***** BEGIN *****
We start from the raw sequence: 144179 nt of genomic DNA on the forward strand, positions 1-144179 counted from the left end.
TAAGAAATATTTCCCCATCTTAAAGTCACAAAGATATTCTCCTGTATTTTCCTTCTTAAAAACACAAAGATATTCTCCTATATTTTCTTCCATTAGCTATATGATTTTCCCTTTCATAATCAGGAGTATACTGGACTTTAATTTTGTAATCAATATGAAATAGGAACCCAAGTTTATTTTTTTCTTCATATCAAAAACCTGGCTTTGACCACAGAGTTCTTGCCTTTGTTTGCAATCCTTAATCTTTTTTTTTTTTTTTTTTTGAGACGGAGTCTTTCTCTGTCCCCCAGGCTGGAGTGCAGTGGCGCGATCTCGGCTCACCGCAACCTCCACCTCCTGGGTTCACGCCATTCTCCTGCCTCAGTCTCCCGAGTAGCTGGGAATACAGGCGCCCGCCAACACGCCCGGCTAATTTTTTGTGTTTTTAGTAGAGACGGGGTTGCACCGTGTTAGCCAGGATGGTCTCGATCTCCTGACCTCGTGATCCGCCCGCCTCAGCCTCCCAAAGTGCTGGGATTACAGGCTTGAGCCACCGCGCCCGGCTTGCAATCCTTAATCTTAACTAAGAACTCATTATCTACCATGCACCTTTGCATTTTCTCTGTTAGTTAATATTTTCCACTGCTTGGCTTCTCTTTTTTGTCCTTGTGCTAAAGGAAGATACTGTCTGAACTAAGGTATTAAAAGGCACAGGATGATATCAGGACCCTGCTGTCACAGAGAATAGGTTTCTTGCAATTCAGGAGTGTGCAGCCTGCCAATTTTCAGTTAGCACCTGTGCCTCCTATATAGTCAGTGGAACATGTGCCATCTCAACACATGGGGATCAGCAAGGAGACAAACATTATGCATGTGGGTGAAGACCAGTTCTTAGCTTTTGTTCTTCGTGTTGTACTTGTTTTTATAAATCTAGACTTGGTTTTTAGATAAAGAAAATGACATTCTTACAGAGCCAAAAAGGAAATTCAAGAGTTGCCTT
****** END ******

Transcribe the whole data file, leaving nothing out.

We start from the raw sequence: 144179 nt of genomic DNA on the forward strand, positions 1-144179 counted from the left end.
TAAGAAATATTTCCCCATCTTAAAGTCACAAAGATATTCTCCTGTATTTTCCTTCTTAAAAACACAAAGATATTCTCCTATATTTTCTTCCATTAGCTATATGATTTTCCCTTTCATAATCAGGAGTATACTGGACTTTAATTTTGTAATCAATATGAAATAGGAACCCAAGTTTATTTTTTTCTTCATATCAAAAACCTGGCTTTGACCACAGAGTTCTTGCCTTTGTTTGCAATCCTTAATCTTTTTTTTTTTTTTTTTTTGAGACGGAGTCTTTCTCTGTCCCCCAGGCTGGAGTGCAGTGGCGCGATCTCGGCTCACCGCAACCTCCACCTCCTGGGTTCACGCCATTCTCCTGCCTCAGTCTCCCGAGTAGCTGGGAATACAGGCGCCCGCCAACACGCCCGGCTAATTTTTTGTGTTTTTAGTAGAGACGGGGTTGCACCGTGTTAGCCAGGATGGTCTCGATCTCCTGACCTCGTGATCCGCCCGCCTCAGCCTCCCAAAGTGCTGGGATTACAGGCTTGAGCCACCGCGCCCGGCTTGCAATCCTTAATCTTAACTAAGAACTCATTATCTACCATGCACCTTTGCATTTTCTCTGTTAGTTAATATTTTCCACTGCTTGGCTTCTCTTTTTTGTCCTTGTGCTAAAGGAAGATACTGTCTGAACTAAGGTATTAAAAGGCACAGGATGATATCAGGACCCTGCTGTCACAGAGAATAGGTTTCTTGCAATTCAGGAGTGTGCAGCCTGCCAATTTTCAGTTAGCACCTGTGCCTCCTATATAGTCAGTGGAACATGTGCCATCTCAACACATGGGGATCAGCAAGGAGACAAACATTATGCATGTGGGTGAAGACCAGTTCTTAGCTTTTGTTCTTCGTGTTGTACTTGTTTTTATAAATCTAGACTTGGTTTTTAGATAAAGAAAATGACATTCTTACAGAGCCAAAAAGGAAATTCAAGAGTTGCCTT